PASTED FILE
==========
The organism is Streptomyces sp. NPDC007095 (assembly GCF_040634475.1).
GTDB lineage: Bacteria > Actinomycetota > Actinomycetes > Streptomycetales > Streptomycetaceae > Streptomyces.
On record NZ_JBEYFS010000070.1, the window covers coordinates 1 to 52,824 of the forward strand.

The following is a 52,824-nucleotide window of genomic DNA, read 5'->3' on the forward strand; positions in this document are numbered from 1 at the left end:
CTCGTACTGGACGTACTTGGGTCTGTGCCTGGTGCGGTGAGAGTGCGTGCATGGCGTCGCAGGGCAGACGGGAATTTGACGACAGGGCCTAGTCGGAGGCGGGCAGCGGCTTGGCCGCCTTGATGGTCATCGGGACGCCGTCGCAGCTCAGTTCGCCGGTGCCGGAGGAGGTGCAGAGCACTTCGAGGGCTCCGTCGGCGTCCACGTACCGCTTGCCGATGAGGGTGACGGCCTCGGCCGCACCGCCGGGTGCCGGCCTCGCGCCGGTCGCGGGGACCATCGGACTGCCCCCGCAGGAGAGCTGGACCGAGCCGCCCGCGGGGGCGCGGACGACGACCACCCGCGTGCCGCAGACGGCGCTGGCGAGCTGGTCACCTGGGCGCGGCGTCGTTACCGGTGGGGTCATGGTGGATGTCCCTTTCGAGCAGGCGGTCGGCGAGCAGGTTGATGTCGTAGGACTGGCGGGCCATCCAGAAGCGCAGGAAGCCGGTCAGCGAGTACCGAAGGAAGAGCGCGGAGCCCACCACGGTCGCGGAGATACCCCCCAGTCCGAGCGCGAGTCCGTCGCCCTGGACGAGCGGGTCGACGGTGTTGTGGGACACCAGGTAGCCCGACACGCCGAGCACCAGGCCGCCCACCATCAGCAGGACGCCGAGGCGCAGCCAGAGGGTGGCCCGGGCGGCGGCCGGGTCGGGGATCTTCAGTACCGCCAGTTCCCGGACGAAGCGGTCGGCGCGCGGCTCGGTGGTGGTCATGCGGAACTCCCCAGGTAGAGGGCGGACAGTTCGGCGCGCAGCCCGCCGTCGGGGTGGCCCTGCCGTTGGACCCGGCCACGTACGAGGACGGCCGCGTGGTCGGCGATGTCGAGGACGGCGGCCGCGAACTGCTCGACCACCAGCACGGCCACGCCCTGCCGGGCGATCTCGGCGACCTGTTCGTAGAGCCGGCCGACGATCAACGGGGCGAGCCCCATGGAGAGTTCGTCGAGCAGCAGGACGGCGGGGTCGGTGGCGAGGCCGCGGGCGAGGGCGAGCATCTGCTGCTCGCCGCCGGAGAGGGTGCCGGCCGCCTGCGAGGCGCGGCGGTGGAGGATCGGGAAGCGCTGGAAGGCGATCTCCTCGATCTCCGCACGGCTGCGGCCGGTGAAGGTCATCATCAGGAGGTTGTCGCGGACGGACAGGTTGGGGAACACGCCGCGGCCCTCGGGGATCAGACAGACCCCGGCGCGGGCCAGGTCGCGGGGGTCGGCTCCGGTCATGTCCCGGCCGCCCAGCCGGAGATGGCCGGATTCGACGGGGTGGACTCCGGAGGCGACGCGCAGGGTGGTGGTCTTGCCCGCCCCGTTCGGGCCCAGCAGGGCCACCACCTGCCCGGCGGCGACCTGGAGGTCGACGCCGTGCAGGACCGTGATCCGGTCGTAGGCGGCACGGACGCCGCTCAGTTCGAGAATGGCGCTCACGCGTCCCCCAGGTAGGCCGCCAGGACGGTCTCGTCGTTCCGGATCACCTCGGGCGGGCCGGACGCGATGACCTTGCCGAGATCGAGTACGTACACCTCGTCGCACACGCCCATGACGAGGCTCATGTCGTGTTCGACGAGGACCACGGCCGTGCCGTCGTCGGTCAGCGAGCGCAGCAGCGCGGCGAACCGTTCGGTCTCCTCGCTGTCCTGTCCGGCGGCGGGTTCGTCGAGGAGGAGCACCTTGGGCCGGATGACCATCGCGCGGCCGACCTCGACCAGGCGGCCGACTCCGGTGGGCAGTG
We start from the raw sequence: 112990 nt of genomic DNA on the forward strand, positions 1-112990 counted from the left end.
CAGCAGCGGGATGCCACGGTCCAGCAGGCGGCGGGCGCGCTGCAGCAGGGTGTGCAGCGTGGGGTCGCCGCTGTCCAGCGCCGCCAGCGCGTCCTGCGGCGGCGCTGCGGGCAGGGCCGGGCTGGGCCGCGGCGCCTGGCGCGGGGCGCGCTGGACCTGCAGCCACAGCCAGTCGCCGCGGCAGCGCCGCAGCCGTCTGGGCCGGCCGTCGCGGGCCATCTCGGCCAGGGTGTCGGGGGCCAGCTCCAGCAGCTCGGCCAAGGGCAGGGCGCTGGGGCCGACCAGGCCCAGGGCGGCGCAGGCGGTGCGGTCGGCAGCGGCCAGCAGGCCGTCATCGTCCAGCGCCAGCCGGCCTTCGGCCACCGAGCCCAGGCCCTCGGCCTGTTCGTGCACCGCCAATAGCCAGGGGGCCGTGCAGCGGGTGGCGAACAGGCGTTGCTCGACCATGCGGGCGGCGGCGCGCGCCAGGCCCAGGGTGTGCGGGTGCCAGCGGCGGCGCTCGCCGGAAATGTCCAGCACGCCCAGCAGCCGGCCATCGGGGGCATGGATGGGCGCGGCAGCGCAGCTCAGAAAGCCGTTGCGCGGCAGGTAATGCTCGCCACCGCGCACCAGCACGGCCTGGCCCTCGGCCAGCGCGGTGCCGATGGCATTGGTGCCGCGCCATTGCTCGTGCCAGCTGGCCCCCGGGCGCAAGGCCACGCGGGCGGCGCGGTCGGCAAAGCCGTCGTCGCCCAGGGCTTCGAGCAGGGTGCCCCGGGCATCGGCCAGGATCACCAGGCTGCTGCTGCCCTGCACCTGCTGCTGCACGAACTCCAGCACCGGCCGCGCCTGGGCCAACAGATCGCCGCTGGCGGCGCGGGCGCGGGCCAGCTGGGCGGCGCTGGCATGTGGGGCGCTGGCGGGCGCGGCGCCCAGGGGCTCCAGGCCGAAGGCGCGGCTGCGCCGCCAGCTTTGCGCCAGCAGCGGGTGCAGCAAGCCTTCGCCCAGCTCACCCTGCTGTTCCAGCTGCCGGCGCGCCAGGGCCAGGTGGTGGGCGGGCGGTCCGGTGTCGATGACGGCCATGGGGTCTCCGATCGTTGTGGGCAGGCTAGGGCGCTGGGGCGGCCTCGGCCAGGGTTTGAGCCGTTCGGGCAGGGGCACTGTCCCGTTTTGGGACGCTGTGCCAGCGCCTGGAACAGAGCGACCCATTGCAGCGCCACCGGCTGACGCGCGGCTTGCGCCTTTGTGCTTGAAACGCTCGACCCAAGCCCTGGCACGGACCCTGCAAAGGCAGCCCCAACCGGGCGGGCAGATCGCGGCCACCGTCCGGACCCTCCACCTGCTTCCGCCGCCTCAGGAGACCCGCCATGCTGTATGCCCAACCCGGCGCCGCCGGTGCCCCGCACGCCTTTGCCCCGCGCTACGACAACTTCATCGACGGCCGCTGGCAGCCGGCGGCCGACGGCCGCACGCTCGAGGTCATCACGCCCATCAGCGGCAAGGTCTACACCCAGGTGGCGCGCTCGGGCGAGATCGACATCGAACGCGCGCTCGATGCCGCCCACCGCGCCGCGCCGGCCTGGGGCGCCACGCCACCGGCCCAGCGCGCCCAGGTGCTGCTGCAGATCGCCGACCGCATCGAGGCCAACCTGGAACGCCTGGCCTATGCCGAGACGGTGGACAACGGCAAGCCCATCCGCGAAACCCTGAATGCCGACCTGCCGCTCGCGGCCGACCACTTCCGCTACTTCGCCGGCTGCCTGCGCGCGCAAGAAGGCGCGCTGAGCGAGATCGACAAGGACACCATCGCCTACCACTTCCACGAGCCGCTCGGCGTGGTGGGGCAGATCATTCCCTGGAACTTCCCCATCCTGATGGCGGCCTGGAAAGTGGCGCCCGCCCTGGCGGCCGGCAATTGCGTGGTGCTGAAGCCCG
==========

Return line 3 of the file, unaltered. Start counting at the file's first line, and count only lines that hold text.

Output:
On record NZ_JBEYFS010000070.1, the window covers coordinates 1 to 52,824 of the forward strand.